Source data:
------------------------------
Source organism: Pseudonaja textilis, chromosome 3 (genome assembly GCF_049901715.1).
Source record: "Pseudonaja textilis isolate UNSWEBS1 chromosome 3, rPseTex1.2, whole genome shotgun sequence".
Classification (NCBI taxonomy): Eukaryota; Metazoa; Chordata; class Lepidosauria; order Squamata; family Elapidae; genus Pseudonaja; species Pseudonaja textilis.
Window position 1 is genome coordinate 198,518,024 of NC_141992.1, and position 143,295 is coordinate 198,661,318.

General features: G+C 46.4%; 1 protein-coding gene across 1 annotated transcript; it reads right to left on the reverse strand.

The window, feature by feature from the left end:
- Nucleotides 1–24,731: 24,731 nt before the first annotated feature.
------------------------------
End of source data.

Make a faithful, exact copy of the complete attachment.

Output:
Source organism: Pseudonaja textilis, chromosome 3 (genome assembly GCF_049901715.1).
Source record: "Pseudonaja textilis isolate UNSWEBS1 chromosome 3, rPseTex1.2, whole genome shotgun sequence".
Classification (NCBI taxonomy): Eukaryota; Metazoa; Chordata; class Lepidosauria; order Squamata; family Elapidae; genus Pseudonaja; species Pseudonaja textilis.
Window position 1 is genome coordinate 198,518,024 of NC_141992.1, and position 143,295 is coordinate 198,661,318.

General features: G+C 46.4%; 1 protein-coding gene across 1 annotated transcript; it reads right to left on the reverse strand.

The window, feature by feature from the left end:
- Nucleotides 1–24,731: 24,731 nt before the first annotated feature.